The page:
(as appears in You Magazine January 08 issue)

Boy, did Madonna get it wrong.
And no, I’m not talking about her Sex book. I’m referring to that early anthem in which she warbled about a holiday as a day to come together to release the pressure.

Admittedly, as I’m a jaded mother of young children, to me holidaying is not a time to celebrate, to put your troubles down nor to forget about the bad times (oh yeah). Instead, in recent years, I’ve discovered that vacationing entails packing up my domestic and parental duties in a green supermarket shopping bag and transferring them from one location to another.

My bitterness aside, most holidays usually offer some degree of battery recharge and much-needed life and lifestyle perspective. It’s just that taking your dependents on a getaway pretty much negates any chance of true relaxation, pampering and indulgence.

This may be ok with you if you’re the adventure-lover whose ideal holiday experience involves plenty of physical activity, challenges, risk-taking and you don’t mind a bit of discomfort in the process.

But sister girlfriend, that just aint my bag; my old backpack is in a forgotten corner of my junk cupboard and the wheeled trolley luggage is raring to go!

I first experienced the Parental Adventure Package when my son came on the honeymoon with his father and I. No regrets whatsoever on him being there, but let’s just say our honeymoon was more geared towards some activities than others.

Instead of romantic candlelight dinners, we enjoyed the early-bird specials. Rather than book ahead for a table with a view, we phoned the restaurant to reserve its high-chair. In lieu of romantic beach strolls hand in hand, we spent time at the zoo and the local playground. And although there were certainly bubble baths for two a-plenty, I recall having to sip my champagne as I washed my son’s hair while my husband got junior’s pjs ready.

On our last family holiday, I booked us into a five-star resort at a stunning coastal location. While child-friendly curfew restrictions on after-dark socialising and fun were hard to dodge, I reasoned that at least my husband and I could enjoy the evenings from luxurious surrounds; a room with a view and a difference.

That was the plan anyway.

The reality wasn’t so glamorous unfortunately. After an exhausting itinerary that combined sightseeing with nappy changes and troubleshooting toddler tantrums, the first evening we ordered a pizza from room service and my husband fell asleep watching the football on TV.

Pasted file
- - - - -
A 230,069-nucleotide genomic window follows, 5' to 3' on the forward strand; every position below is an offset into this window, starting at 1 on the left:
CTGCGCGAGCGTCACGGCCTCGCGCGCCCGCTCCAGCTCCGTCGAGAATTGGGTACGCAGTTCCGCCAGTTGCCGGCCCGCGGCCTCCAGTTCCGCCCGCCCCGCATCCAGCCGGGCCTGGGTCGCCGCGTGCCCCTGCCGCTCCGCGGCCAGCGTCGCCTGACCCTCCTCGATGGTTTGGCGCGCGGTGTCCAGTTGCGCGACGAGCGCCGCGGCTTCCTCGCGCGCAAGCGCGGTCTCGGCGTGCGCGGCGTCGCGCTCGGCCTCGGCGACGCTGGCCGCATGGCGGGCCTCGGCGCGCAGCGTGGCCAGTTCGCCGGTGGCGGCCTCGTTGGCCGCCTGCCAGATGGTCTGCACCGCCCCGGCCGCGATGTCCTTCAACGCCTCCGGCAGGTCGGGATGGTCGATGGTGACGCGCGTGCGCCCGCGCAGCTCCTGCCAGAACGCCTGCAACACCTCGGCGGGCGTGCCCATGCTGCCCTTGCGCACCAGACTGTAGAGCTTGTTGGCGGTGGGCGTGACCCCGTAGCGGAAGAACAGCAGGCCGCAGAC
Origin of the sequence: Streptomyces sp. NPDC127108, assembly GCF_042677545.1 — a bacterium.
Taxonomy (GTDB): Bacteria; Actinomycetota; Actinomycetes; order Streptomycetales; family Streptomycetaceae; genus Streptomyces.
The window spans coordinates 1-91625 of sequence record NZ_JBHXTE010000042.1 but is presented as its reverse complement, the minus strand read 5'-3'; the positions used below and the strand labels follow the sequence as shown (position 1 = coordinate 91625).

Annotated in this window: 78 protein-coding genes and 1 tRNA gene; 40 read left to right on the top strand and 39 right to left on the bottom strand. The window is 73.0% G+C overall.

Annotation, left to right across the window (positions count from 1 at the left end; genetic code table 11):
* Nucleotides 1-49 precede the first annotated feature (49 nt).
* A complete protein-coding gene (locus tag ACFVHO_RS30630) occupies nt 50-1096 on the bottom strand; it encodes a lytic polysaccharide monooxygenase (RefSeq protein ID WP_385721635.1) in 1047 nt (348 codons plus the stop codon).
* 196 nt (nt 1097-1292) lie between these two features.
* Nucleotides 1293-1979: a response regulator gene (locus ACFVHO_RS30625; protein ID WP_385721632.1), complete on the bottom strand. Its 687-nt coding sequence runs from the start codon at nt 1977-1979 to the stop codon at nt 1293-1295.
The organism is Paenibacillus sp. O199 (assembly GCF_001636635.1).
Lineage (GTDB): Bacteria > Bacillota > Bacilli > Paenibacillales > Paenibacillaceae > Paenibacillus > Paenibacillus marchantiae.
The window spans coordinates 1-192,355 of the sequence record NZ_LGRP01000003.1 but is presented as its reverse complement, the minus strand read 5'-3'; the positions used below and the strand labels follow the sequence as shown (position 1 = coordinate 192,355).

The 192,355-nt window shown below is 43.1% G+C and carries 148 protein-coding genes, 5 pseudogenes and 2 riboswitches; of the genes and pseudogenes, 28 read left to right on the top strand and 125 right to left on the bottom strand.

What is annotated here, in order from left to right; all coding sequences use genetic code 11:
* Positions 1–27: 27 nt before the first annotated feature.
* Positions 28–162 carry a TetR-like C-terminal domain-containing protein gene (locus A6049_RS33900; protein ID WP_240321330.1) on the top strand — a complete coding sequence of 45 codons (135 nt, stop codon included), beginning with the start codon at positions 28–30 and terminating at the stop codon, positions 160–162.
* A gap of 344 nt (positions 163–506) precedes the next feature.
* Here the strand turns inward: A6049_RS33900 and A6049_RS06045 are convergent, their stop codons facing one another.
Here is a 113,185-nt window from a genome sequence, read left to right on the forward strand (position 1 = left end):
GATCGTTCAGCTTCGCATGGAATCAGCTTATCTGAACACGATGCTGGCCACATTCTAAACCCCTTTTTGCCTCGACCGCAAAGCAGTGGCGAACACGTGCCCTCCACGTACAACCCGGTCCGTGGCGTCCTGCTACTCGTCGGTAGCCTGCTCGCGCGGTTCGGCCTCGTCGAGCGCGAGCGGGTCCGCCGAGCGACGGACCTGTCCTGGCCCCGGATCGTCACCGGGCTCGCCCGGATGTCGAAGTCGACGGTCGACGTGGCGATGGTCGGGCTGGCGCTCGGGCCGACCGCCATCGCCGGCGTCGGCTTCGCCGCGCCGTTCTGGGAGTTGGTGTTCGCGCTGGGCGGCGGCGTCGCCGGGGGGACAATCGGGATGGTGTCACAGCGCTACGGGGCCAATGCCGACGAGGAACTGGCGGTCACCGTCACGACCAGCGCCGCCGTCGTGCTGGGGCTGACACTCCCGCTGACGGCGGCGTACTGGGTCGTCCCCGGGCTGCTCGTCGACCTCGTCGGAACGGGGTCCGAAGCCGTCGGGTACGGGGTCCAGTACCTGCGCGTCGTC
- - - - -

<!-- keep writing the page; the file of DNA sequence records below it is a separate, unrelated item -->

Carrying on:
It gets worse. At one point during the evening, I noticed something very familiar about the sofa … it was the very same lounge in the very same colour as the one I park myself on every night at home (minus the stains, tell-tale re-upholstering stiches and dust). That’s when it hit me like a coconut: I was paying a decent chunk of money to sit in my very own lounge room!

Deep down I know it wasn’t the sofa that bothered me, it was the domestically humdrum, groundhog familiarity of it all. Turns out, it’s not my home I want a holiday from – it’s my life.

So, as holiday season rapidly approaches, I’ve come up with my wishlist of what I would like to holiday from – rather than to:

  1. Questions. When the three year old first starts asking questions, you begin well-intentioned, channelling Yoda, offering insight into the universe and its workings to your impressionable, young prodigy. By the 10th ‘why?’ in a row, it becomes necessary to bite your tongue to stop from screaming, “How the f*#k should I know!!!!!!”
  2. Domestic Blindness. It’s actually symptomatic of the Laziness Disease. Not your own but your family’s. The most common strand is being summoned to reveal the whereabouts of everyday items before the seeker has bothered undertaking even the most basic search.
  3. Going to bed at a reasonable hour. Even when the reason you don’t is because you’re caught up catching up with friends (as opposed to the ironing), the enjoyment factor of burning the midnight oil is dimmed because you know you’re going to pay for it dearly tomorrow. Parental duty knows no snooze button.
  4. Setting a good example. Eating junk food, drinking (a lot) with friends, using swear words whenever and wherever you want (without spelling them).
  5. The role of live-in maid on perpetual 24-hour/day shifts. Essential skills: the ability to respond to emergency scenarios that require you to resume picking up, wiping up, preparing and serving food … about 10 seconds after you finally sit down to rest.

Well, dreams are free. It isn’t likely a genie will grant me these five wishes … along with a never-ending pack of Tim Tams, so I’ve arranged for the next best thing. This summer, my family will take our temporary leave of absence at a holiday park rather than a resort.

Yep – I’m swapping room service for a barbeque; and a balcony with a view for a veranda with a mosquito zapper.

I’ve also altered my expectations and possibly my attitude in order to maximise my tolerance and enjoyment levels. And by George (and Brad), isn’t that what us mothers do so well?

As long as I’ve got a wine in hand before sundown; the venue does not too closely resemble my flat; I have some like-minded company; and my kids have enjoyed their day to the point where exhaustion prohibits them from asking, spilling or noticing anything; I may just find a way to holiday the way God … and Madonna intended.

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